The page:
Alexandria Duplex is located on a rear lane, behind four Victorian terraced houses, the 150 sq m site measures 15.7m wide x 9.6m deep. By the 1990’s, just 50 percent of Australian households contained only one or two people while in Sydney roughly one in three households contained just one adult- either a person living alone or a single parent. It seemed reasonable that the site provides for two terraced houses, each on 75 sq m, creating dwellings commensurate in scale with the narrow service lane.
The bulk of the accommodation is distributed along the lane frontage, with garages and living areas giving onto paved courtyards below, and bedrooms above. Privacy is maintained by the largely blank west elevation to the street, which also provides protection from the harsh low afternoon sun. This blank wall is relieved by a giant arch forming a common entrance for cars and pedestrians alike. Double height verandahs that mediate with the courtyards beyond are activated by stairs and filled with light from the clerestoreys inducing stack ventilation. The verandah roof, sloped at 45 degrees to follow the angle of the stairs, brings sunlight to the landscaped courtyards and reduces the apparent scale from the rear to single storey. The staircase, doglegging over the garage, lands on a free-form balcony cantilevered into the double-height space, providing access to bedrooms and a bathroom within the verandah roof.
The structure consists of 200mm-thick r c block party walls at 7.7m intervals, with steelwork between in an irregular arrangement that accommodates the complex variety of spaces. The upper steelwork of 125 × 75 rhs beams parallel to the party walls and 75 × 75 shs columns at 2.5m intervals forms small cellular spaces that are private in nature. These in turn rest on transfer floor beams running contrary to the roof beams which span between the party walls, creating larger more open spaces below. Front and back 200 pfc transfer beams are supported midway, creating 3.75m bays; the centre 300 pfc beam, carrying the greatest load, is supported off-centre with 4.3m and 3.2m spans on a circular freestanding 90mm diameter ‘rogue’ column that punctuates the living space, articulating the kitchen and circulation zones. The rear transfer beam forms an inclined steel truss, providing lateral stability. Suspended from this, a sliding frameless glass curtain wall creates an opening large enough to render the living area external as part of the landscaped courtyard.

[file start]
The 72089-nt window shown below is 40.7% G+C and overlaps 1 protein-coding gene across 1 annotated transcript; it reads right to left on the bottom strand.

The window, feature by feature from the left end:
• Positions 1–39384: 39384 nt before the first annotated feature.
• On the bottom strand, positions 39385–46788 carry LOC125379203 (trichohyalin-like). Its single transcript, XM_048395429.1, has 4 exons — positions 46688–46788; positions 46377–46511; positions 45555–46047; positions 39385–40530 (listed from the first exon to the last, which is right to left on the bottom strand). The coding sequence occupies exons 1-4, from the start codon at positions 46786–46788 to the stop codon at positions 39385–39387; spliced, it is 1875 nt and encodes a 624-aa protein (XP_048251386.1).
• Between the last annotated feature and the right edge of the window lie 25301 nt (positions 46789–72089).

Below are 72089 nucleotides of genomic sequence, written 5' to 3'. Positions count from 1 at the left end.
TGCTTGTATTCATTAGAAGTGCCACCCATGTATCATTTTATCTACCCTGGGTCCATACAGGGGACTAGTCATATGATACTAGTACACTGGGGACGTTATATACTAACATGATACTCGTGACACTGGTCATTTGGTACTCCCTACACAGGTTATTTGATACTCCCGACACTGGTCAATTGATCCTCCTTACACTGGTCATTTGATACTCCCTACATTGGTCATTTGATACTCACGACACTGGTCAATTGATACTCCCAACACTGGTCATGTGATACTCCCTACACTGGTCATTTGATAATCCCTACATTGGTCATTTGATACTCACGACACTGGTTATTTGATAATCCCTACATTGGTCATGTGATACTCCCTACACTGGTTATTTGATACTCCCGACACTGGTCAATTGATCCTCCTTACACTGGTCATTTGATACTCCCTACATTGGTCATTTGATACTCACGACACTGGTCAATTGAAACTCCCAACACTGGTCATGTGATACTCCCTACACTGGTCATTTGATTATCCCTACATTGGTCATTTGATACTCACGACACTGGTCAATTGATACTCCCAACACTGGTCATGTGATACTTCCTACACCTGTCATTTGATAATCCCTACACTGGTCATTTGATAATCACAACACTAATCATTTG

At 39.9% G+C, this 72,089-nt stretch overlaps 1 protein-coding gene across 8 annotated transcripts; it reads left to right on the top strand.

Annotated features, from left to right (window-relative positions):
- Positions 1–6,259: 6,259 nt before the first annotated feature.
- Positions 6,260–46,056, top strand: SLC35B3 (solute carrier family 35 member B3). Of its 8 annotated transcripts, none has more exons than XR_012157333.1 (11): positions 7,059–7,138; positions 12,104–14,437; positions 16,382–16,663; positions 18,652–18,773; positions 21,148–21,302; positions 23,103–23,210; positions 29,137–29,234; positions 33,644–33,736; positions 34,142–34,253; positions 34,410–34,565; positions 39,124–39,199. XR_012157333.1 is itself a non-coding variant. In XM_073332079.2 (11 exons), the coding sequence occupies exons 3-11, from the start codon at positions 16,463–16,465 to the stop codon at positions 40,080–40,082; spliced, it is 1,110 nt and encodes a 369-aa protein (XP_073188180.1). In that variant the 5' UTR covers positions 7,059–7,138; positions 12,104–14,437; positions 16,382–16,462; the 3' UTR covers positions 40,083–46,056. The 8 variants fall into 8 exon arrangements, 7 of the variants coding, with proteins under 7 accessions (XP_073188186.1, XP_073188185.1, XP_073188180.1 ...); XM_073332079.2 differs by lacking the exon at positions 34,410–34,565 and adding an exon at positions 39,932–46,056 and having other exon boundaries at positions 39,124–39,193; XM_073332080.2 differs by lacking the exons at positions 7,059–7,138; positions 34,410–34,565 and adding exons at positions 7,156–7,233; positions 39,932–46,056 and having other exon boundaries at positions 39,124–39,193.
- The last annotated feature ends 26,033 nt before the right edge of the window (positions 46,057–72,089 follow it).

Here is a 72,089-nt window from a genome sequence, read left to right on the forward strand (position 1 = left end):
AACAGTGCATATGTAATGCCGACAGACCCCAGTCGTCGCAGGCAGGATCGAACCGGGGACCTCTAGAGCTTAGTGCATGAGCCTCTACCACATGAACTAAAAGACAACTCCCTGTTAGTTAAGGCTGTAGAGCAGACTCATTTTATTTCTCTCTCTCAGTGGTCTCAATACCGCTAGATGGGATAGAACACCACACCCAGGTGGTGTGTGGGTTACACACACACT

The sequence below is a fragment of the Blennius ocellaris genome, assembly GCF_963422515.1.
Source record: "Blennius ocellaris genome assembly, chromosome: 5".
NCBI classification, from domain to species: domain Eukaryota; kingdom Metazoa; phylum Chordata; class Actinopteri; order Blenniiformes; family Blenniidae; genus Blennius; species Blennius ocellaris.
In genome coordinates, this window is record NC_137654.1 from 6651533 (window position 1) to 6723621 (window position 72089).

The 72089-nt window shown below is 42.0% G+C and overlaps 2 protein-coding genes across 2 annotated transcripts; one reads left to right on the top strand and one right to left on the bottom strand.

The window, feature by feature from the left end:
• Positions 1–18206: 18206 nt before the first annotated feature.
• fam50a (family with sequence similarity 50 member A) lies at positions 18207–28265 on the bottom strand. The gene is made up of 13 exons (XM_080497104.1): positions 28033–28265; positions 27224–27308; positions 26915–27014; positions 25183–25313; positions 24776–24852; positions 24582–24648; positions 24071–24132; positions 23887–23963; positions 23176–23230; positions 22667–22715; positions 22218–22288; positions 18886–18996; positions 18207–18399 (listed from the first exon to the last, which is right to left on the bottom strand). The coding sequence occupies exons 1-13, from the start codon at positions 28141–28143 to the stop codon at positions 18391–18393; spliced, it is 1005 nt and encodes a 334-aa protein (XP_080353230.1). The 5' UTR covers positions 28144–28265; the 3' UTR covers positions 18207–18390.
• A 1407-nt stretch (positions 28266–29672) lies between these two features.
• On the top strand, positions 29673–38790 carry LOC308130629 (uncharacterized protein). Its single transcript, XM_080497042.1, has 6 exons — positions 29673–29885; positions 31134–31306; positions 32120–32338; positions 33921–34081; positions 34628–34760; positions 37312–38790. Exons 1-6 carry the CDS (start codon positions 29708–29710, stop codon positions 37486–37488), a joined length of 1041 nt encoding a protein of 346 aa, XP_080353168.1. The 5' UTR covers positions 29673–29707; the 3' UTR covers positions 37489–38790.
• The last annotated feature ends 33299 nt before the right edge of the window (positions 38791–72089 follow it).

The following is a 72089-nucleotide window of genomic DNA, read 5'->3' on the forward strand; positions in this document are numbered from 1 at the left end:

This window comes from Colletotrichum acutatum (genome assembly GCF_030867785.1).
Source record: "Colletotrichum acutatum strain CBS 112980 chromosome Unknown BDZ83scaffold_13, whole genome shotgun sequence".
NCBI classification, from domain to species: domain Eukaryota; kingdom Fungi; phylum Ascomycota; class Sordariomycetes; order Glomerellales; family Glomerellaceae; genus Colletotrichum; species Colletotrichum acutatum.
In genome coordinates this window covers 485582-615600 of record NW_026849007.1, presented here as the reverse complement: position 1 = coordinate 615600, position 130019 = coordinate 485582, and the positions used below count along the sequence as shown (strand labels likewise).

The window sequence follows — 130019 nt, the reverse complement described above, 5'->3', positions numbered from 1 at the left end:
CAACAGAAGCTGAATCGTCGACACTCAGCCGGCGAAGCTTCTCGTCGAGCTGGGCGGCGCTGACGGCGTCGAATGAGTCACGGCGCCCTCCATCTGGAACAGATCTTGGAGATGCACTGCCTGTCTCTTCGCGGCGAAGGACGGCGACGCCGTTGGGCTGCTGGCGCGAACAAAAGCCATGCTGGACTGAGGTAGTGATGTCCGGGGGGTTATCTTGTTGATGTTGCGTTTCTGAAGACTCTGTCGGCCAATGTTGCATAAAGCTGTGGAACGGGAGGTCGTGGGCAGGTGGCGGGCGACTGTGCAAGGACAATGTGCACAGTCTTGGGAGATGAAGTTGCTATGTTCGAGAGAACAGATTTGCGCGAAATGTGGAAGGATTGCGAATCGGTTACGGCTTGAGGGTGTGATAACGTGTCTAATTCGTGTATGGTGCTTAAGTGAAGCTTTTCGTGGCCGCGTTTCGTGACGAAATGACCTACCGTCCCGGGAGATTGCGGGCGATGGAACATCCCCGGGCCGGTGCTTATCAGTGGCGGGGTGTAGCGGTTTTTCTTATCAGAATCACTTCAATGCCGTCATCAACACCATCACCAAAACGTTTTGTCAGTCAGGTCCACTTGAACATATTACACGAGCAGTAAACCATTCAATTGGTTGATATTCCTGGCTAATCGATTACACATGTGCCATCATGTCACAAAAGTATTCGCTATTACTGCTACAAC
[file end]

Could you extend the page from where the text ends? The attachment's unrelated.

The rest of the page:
Various materials in direct juxtaposition allow navigation around places of contrasting character, promoting a feeling of spaciousness. External stone floor tiles throughout and coarse external wall render enhance the perception of the living areas and bathrooms as part of the courtyard defined by quartz aggregate stack-bonded concrete blocks; American Walnut wall paneling creates a feeling of comfort and enclosure. Primary colours allow furniture and freestanding columns to detach themselves from their surroundings, creating an enhanced sense of separation and spaciousness.
Words courtesy of davidlangston-jones.com.au